By Jon Spainhour, Rice Dairy
During the last few months, we have discussed the different hedging alternatives that dairy producers can use to help protect their bottom lines from adverse moves in their variable input and output prices.
Producers can “sell” fixed priced contracts called futures to contract their milk price. They can also purchase insurance contracts called puts to establish minimum prices for the milk check. Their input prices for corn and soymeal can also be contracted by “buying” fixed price futures contracts. Calls are insurance contracts that be purchased to ensure a maximum cost price for these inputs.
After spending some time studying these concepts, many dairy producers conclude that these risk management tools are a fairly easy concept to understand and that they can have great value toward the ongoing profitability of their operations.
The next step for them is to find a broker whom they feel comfortable with, and then open an account with them. It’s good to work with that broker to establish execution strategies based on breakeven analysis and risk tolerance levels. Every dairy operation will be different, so it is important to spend a good deal of time on these two points.
At this point, one of the last concepts to tackle is the amount of capital that a dairy can deploy toward its risk management strategy. Every futures account is required to carry a minimum deposit balance based on the amount of contracts hedged. This minimum balance is called the “margin” amount.
Each Class III contract that a producer sells requires a minimum deposit of $1,300. This minimum must be maintained even if the market moves higher. For example, a producer who sells one September Class III contract at $15.00/cwt. is required to deposit $1,300 in his account. If the futures market moves lower, his futures account will reflect the gains on the contract and will have excess money in it.
However, if the futures market moves to $15.50, his account will reflect a $1,000 loss. To remain contracted, he will need to deposit an additional $1,000 to bring his account back to current status.
While everyone wants to call the top of the market every time and never have to worry about margin calls, that’s not likely to be a reality. Producers who use futures and options as part of their risk management strategy should be fully prepared to add money to their account and be able to do so in a very prompt fashion.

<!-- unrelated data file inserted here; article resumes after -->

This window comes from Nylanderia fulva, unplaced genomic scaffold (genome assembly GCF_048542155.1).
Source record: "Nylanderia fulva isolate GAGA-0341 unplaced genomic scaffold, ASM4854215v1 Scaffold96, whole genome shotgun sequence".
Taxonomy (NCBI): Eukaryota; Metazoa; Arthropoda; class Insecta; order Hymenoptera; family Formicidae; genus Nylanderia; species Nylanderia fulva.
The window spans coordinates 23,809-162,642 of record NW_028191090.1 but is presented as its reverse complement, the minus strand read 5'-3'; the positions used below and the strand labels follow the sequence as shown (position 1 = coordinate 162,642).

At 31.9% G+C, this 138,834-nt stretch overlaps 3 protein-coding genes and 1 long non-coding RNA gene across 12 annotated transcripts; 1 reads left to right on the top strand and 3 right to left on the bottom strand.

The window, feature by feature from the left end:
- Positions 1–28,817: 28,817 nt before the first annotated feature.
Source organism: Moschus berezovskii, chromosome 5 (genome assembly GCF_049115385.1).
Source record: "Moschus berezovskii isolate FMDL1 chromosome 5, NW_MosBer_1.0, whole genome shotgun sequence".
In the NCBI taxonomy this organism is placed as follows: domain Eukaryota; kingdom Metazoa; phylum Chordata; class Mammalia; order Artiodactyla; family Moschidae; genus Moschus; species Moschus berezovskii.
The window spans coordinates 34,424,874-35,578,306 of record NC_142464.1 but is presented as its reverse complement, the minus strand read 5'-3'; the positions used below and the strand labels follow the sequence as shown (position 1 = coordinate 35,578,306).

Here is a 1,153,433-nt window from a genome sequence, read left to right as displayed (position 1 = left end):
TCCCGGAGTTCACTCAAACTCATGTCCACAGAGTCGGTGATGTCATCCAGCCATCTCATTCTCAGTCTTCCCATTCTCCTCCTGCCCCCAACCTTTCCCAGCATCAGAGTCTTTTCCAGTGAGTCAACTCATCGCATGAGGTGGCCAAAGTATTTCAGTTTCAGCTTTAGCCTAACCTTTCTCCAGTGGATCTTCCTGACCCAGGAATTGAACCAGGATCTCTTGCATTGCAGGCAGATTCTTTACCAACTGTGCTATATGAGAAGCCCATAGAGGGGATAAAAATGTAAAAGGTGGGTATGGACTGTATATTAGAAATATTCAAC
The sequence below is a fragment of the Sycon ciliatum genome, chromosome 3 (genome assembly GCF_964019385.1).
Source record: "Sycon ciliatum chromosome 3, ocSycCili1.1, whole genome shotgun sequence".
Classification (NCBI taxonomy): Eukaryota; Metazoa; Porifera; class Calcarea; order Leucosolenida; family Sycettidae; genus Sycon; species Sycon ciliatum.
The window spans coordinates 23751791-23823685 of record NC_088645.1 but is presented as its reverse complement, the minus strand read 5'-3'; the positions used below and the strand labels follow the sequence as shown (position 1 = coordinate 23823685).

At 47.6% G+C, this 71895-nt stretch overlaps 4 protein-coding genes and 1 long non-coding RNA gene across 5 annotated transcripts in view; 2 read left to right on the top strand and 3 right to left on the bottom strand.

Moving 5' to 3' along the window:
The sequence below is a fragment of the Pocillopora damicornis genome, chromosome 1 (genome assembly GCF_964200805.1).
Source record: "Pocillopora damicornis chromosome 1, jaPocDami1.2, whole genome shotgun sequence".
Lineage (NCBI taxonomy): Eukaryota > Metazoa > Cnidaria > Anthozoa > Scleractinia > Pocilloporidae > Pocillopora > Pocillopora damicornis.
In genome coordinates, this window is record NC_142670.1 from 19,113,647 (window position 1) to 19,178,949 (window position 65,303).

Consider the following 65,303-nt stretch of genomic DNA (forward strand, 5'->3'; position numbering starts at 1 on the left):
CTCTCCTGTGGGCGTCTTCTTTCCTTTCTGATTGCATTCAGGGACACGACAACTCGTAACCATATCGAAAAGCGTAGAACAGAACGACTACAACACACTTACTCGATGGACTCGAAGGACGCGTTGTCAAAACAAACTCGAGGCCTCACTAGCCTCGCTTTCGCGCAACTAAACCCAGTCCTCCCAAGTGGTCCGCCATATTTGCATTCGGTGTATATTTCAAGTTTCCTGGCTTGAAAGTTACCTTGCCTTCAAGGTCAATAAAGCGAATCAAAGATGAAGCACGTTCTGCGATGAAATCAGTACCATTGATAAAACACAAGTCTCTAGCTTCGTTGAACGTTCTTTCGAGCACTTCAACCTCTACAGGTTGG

For some, having a sizeable amount of cash to finance their futures position is not a problem. For others, having to send cash off the farm to Chicago at a moment’s notice is something they simply can’t afford, even if they see they true value in hedging.
Over the course of the last two years, I can’t tell you how many producers have told us they want to hedge but simply can’t afford the risk of having to make a sizeable margin call. In many of those cases, the market proceeded to move lower, proving to be a missed opportunity, resulting in a lower net milk check than what could have been established with futures.
It is my opinion that the majority of the dairy producers we work with are in that very same state of affairs right now. They would like to hedge at these current futures levels, as they can ensure some of the better profitability in over three years, but they don’t have the cash to support that decision.
It is also my opinion that this shouldn’t be the case. Midwest grain producers wrestled with this issue long ago and convinced their banks to issue them a funding stream called “hedge line of credit” to facilitate these types of transactions.
These hedge lines are used solely for the purposes of financing a futures and options position and can’t be used for other purposes like paying the labor bill. They alleviate the capital requirements for producers and allow them to focus solely on managing their risk from a profitability and risk-tolerance point of view.
Since risk management in the dairy industry is a fairly new strategy, these lines of credit exist in dairy but are not prevalent. I believe this shouldn’t be the case. Banks should be willing to write these hedge lines for dairy producers as well as grain producers. By doing so, they are not only helping their dairymen protect their bottom line, but they are also helping to protect the bank’s bottom line as well.
A dairy producer’s risk is ultimately the bank’s risk as well, and both parties should be pushing to make hedge lines of credit an easily accessible tool that can help alleviate that risk.
Jon Spainhour is a broker/trader with Chicago-based Rice Dairy, a boutique brokerage firm offering guidance, analysis, and execution services on futures, options, spot and forward markets. You can reach Spainhour at firstname.lastname@example.org.Visit www.ricedairy.com.